Sunday, January 18, 2009

The Coffee Grinder: Another Useful Kitchen Tool and Millet: Another Healthy Delicious Whole Grain

I've found my coffee grinder to be a very useful tool in my kitchen. I have a Hamilton Beach Custom Grind coffee grinder which I bought at National Wholesale Liquidators for $15 or so. I use it for a number of tasks, none of which happen to be grinding coffee since I don't drink coffee much at all. (I love the way coffee smells but I'm not really fond of the taste--not even Ethiopian coffee has persuaded me although it's probably the best I've tried.) I sometimes use it to process small amounts of food for Z2 or to grind spices. My 14-cup food processor is just too large to handle small loads so it's great that the coffee grinder fills that gap. Most importantly, however, it makes short work of grinding seeds such as flax seed and grains like oats and millet.

I was introduced to millet in Cathe Olson's book The Vegetarian Mother's Cookbook which I've recommended before. From Wikipedia:

The protein content in millet is very close to that of wheat; both provide about 11% protein by weight.

Millets are rich in B vitamins, especially niacin, B17 (see nitrilosides), B6 and folic acid, calcium, iron, potassium, magnesium, and zinc. Millets contain no gluten, so they are not suitable for raised bread. When combined with wheat or xanthan gum (for those who have coeliac disease), however, they can be used for raised bread. Alone, they are suited for flatbread.

As none of the millets are closely related to wheat, they are appropriate foods for those with coeliac disease or other forms of allergies/intolerance of wheat. However, millets are also a mild thyroid peroxidase inhibitor and probably should not be consumed in great quantities by those with thyroid disease.

Millet is a tasty grain that we generally eat as a porridge although you can cook it and use it in the place of rice or grind it and use as a flour in baking.

Millet Breakfast Porridge
one part millet
5 parts cold water
non-dairy milk (I use hemp or almond milk)

Start by toasting the millet over a medium flame until the millet is golden brown and fragrant. Let it cool and then grind it fine in the coffee grinder. Combine the ground millet with the water and cook over medium heat until very thickened. Add milk to loosen the millet up to desired consistency. Note: when I was working outside the house, I would toast and grind the millet while preparing dinner. That way in the morning all I'd have to do was add water and in 3-4 minutes, breakfast would be ready.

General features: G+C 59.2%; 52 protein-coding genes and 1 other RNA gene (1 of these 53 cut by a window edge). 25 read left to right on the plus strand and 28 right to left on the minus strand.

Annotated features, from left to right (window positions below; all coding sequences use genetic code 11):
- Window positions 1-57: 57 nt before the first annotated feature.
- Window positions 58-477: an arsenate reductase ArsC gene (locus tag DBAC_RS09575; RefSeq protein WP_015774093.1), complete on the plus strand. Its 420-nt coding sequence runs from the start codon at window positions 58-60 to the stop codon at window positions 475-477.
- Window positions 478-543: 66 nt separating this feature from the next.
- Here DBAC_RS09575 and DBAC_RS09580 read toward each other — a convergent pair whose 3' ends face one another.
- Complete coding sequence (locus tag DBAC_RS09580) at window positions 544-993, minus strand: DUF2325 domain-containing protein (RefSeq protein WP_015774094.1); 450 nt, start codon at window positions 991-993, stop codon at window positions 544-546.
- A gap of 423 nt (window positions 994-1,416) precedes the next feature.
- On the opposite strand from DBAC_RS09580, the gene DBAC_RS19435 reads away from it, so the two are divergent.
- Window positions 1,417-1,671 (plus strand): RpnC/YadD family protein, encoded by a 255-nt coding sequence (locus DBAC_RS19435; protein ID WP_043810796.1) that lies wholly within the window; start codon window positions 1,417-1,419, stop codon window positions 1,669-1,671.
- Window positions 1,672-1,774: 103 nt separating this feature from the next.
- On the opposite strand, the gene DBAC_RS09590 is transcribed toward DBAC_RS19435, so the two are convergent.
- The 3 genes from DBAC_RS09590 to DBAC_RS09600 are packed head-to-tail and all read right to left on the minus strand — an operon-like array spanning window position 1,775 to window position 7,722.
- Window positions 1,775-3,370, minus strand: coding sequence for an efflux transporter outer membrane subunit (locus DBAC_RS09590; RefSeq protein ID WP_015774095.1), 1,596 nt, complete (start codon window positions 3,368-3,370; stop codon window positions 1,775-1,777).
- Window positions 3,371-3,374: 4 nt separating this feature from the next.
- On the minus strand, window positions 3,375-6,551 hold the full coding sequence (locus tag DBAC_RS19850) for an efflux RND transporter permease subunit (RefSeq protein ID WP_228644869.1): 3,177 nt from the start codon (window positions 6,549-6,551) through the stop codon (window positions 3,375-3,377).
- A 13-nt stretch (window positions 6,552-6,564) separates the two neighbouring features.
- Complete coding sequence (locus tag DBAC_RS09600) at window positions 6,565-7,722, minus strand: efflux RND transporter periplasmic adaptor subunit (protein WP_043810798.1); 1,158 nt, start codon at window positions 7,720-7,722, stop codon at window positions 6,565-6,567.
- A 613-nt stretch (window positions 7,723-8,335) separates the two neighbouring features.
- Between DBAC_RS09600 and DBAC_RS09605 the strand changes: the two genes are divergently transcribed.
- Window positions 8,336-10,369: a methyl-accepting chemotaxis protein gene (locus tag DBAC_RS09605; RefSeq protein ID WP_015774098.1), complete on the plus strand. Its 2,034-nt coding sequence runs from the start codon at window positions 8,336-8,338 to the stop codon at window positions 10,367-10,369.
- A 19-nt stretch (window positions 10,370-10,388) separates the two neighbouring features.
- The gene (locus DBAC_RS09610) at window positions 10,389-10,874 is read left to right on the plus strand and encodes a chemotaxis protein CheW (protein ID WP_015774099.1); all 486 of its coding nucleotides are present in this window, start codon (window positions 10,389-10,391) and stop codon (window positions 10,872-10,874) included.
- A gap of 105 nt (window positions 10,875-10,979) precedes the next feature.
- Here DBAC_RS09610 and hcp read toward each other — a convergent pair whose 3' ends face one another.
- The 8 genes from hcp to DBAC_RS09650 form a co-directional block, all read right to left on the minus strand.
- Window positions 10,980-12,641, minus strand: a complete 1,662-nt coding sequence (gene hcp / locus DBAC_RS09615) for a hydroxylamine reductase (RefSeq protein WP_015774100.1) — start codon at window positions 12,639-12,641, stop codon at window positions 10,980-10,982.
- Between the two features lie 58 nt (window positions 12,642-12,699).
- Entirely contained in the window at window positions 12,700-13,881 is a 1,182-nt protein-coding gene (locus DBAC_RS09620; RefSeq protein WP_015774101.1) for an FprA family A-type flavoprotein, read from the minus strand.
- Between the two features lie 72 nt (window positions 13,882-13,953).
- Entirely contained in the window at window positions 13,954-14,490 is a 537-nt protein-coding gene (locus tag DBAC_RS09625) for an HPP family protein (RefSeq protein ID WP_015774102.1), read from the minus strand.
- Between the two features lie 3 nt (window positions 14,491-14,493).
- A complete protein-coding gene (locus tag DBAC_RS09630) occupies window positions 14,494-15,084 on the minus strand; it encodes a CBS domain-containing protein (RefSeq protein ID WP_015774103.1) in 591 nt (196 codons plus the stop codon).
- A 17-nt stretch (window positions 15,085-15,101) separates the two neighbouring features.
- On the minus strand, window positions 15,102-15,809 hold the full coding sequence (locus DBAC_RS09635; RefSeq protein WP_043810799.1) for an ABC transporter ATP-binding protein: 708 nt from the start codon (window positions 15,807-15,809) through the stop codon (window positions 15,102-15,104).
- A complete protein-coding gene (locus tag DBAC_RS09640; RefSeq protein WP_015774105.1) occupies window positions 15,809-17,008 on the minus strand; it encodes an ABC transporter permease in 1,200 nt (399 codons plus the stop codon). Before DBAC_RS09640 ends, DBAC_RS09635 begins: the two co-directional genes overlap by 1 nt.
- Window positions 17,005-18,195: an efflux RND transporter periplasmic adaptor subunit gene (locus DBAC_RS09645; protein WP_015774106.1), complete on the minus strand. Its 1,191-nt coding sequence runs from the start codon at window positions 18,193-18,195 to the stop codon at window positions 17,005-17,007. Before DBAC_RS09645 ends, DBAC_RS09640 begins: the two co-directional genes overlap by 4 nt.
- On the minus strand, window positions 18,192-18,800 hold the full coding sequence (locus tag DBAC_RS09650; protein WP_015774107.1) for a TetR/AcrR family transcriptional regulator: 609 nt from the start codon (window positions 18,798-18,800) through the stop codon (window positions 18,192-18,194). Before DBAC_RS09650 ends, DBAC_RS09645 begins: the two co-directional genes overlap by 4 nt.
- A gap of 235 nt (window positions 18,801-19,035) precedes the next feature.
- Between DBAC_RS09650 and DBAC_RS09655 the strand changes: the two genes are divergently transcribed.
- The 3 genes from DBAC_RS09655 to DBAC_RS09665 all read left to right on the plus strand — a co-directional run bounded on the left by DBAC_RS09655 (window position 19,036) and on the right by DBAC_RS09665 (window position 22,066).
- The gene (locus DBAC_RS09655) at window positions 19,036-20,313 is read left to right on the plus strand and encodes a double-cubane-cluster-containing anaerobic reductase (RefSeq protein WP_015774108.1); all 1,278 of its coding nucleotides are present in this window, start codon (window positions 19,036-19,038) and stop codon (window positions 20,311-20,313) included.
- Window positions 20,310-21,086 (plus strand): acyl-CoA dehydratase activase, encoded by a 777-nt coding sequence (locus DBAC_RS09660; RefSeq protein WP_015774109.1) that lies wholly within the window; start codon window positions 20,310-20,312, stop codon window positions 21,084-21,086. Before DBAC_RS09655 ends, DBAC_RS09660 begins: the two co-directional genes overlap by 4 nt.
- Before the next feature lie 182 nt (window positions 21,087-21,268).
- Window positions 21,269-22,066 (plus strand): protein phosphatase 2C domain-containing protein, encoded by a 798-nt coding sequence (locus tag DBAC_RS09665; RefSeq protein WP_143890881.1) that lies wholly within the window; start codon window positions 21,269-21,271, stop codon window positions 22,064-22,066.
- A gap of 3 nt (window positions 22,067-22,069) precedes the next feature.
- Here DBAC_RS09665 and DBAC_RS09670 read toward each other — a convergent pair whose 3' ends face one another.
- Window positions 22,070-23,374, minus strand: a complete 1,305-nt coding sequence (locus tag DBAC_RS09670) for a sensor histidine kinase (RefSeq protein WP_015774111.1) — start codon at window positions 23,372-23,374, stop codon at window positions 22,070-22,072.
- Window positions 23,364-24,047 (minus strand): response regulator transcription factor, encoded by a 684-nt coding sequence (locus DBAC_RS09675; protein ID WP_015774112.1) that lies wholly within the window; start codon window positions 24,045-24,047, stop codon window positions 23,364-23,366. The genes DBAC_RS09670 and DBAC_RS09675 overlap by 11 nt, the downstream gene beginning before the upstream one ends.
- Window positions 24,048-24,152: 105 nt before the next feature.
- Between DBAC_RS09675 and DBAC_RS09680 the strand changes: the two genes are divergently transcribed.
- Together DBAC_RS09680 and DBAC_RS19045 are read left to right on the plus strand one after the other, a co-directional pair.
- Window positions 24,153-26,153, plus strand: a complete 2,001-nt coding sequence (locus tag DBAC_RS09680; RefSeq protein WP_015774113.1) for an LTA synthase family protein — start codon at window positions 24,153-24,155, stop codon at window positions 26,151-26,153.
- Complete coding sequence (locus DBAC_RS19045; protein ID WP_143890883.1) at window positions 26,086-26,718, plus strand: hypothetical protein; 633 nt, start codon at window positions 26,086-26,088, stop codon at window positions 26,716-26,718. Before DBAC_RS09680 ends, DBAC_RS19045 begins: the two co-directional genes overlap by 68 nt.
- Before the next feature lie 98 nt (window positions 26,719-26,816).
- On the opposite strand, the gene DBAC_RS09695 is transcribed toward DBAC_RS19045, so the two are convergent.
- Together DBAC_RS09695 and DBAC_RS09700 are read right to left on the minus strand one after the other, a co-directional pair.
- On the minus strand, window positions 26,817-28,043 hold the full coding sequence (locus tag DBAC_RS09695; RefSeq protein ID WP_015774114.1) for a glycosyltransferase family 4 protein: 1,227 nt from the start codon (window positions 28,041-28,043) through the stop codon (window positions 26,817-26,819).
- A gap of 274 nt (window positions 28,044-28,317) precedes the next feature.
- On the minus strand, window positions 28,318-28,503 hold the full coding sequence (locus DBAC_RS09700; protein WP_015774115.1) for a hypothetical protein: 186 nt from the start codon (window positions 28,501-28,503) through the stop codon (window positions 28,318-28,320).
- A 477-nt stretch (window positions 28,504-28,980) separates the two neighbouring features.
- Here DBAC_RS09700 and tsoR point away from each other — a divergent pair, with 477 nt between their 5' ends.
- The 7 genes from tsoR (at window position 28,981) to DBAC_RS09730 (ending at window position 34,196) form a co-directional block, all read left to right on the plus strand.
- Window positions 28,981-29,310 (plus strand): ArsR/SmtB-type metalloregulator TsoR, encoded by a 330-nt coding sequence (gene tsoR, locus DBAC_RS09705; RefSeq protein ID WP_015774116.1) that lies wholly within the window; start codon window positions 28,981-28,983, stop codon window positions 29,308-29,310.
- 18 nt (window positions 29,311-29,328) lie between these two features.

I used to enjoy millet with organic cultured, pastured butter, which I had started to eat when I had eliminated all soy from my diet to get at the cause of my hair loss, a bit of pure Grade B maple syrup and a dash. Now I just sub the butter for Earth Balance or no oil at all (the boys like it this way). The hubby prefers his prepared like grits with a little bit of salt, pepper, and Earth Balance and that's it (no sweetener).

To use millet in place of rice, place 1 part toasted millet and 3 parts water with a dash of salt in the rice cooker.

I get my organic millet for the best price from the bulk food bins at Whole Foods.


Hagar's Daughter said...

Hi Chi Chi,
I have the exact grinder which I bought at Target last year. I use it to grind flax seeds for green smoothies.

You work so hard to take care of your children and to provide them with nutritious meals. I thought of you when I wrote my post "Our Children Need Us."

I haven't tried millet yet, but I will. I've learned that I'm very sensitive to wheat and have stopped eating it. Last year was the first time that I ate quinoa even though I'd been eating pasta made from quinoa flour. It is delicious.

Hug Z-squared (both of your babies) for me.

Anonymous said...

Chi Chi,

I do a newsletter at the beginning of each month. If you would like to ever contribute anythihng that would be great. You have excellent ideas. You can preview the newsletter here.


Chi-Chi, The Original Wombman said...

HD, I will hug them for you! Thank you so much for those words! You are an encouragement to me so much!! I've been meaning to try quinoa flour--I see it in WF. Since you like it, maybe I'll give it a go.

Raet, thanks for the invite to write. I'm already thinking of what I could contribute! I think you are doing powerful, necessary work.

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